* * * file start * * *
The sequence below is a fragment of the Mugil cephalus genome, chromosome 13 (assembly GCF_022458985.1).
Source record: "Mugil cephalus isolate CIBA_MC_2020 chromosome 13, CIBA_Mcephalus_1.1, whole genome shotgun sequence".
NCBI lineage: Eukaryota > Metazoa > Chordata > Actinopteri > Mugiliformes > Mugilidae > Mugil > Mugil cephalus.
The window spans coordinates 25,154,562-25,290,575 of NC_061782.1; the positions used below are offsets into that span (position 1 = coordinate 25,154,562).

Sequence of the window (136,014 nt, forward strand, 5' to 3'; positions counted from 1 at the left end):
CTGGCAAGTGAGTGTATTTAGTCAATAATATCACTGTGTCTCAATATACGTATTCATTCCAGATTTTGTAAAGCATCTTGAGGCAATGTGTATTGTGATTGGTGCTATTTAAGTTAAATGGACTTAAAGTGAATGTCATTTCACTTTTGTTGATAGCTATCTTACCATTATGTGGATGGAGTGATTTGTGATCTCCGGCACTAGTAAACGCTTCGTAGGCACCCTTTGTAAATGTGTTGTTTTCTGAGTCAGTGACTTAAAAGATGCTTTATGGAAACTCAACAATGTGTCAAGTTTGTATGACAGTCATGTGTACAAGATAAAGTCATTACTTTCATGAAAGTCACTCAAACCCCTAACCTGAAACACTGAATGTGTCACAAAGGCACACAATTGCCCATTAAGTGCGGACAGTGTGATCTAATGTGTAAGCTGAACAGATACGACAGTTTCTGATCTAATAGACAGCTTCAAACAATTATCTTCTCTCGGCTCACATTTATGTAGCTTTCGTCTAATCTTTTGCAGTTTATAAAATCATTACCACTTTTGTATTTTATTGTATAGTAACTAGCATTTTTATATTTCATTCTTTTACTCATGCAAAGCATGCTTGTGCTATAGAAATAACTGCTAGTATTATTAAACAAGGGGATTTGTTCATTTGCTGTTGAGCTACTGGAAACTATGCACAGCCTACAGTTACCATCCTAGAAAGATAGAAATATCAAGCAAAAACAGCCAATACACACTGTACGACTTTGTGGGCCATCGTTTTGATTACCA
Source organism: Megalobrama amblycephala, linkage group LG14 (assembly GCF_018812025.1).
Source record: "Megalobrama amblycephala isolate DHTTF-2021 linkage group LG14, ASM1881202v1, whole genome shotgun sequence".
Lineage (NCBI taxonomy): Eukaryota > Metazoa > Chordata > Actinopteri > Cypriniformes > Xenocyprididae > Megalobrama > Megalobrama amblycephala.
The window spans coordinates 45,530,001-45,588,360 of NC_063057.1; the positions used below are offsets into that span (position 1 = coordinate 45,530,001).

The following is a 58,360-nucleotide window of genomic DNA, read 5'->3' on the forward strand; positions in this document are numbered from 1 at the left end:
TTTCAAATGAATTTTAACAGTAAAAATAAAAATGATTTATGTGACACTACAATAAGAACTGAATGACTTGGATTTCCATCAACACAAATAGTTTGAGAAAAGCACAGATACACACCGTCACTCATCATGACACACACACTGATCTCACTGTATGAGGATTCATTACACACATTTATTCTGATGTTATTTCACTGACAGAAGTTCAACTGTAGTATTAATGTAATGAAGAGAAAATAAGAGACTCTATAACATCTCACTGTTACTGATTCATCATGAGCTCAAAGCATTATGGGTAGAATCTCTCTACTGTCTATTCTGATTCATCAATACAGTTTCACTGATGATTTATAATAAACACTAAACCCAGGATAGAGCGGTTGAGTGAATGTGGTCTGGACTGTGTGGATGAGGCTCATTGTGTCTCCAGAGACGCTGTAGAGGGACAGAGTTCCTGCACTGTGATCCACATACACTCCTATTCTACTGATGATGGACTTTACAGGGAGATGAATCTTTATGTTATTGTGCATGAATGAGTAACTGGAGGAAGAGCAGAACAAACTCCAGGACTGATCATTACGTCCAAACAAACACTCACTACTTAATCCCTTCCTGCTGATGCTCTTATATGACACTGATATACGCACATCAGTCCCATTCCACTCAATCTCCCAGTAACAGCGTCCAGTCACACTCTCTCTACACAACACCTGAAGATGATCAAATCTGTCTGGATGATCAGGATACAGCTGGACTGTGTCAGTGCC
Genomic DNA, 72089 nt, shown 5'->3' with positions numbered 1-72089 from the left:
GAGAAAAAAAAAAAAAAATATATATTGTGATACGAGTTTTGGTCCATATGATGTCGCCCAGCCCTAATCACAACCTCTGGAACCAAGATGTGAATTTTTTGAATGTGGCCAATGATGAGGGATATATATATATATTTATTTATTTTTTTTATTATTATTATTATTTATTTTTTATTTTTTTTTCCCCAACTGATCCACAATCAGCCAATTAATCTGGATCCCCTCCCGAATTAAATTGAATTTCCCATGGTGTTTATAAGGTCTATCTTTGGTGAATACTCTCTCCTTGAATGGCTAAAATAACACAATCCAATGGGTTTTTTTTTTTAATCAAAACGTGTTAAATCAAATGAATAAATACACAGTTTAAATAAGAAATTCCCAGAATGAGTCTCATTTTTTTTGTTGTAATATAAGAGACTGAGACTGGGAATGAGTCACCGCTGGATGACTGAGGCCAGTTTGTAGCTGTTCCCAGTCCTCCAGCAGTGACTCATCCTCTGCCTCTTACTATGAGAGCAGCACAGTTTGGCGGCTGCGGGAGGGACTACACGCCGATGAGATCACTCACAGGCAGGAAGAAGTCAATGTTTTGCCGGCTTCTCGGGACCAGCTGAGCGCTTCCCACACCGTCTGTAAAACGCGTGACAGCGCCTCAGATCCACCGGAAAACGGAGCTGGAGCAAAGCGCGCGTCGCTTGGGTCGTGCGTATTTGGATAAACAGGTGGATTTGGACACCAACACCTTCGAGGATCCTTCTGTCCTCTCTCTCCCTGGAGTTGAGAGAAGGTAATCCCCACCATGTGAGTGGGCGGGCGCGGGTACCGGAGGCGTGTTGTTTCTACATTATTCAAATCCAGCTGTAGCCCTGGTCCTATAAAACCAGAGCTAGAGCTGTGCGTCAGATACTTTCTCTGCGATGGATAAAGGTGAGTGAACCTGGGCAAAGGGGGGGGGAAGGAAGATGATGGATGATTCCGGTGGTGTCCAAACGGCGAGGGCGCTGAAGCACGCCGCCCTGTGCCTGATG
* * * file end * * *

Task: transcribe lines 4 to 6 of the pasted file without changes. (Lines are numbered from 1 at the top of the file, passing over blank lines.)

The window spans coordinates 25,154,562-25,290,575 of NC_061782.1; the positions used below are offsets into that span (position 1 = coordinate 25,154,562).

Sequence of the window (136,014 nt, forward strand, 5' to 3'; positions counted from 1 at the left end):
CTGGCAAGTGAGTGTATTTAGTCAATAATATCACTGTGTCTCAATATACGTATTCATTCCAGATTTTGTAAAGCATCTTGAGGCAATGTGTATTGTGATTGGTGCTATTTAAGTTAAATGGACTTAAAGTGAATGTCATTTCACTTTTGTTGATAGCTATCTTACCATTATGTGGATGGAGTGATTTGTGATCTCCGGCACTAGTAAACGCTTCGTAGGCACCCTTTGTAAATGTGTTGTTTTCTGAGTCAGTGACTTAAAAGATGCTTTATGGAAACTCAACAATGTGTCAAGTTTGTATGACAGTCATGTGTACAAGATAAAGTCATTACTTTCATGAAAGTCACTCAAACCCCTAACCTGAAACACTGAATGTGTCACAAAGGCACACAATTGCCCATTAAGTGCGGACAGTGTGATCTAATGTGTAAGCTGAACAGATACGACAGTTTCTGATCTAATAGACAGCTTCAAACAATTATCTTCTCTCGGCTCACATTTATGTAGCTTTCGTCTAATCTTTTGCAGTTTATAAAATCATTACCACTTTTGTATTTTATTGTATAGTAACTAGCATTTTTATATTTCATTCTTTTACTCATGCAAAGCATGCTTGTGCTATAGAAATAACTGCTAGTATTATTAAACAAGGGGATTTGTTCATTTGCTGTTGAGCTACTGGAAACTATGCACAGCCTACAGTTACCATCCTAGAAAGATAGAAATATCAAGCAAAAACAGCCAATACACACTGTACGACTTTGTGGGCCATCGTTTTGATTACCA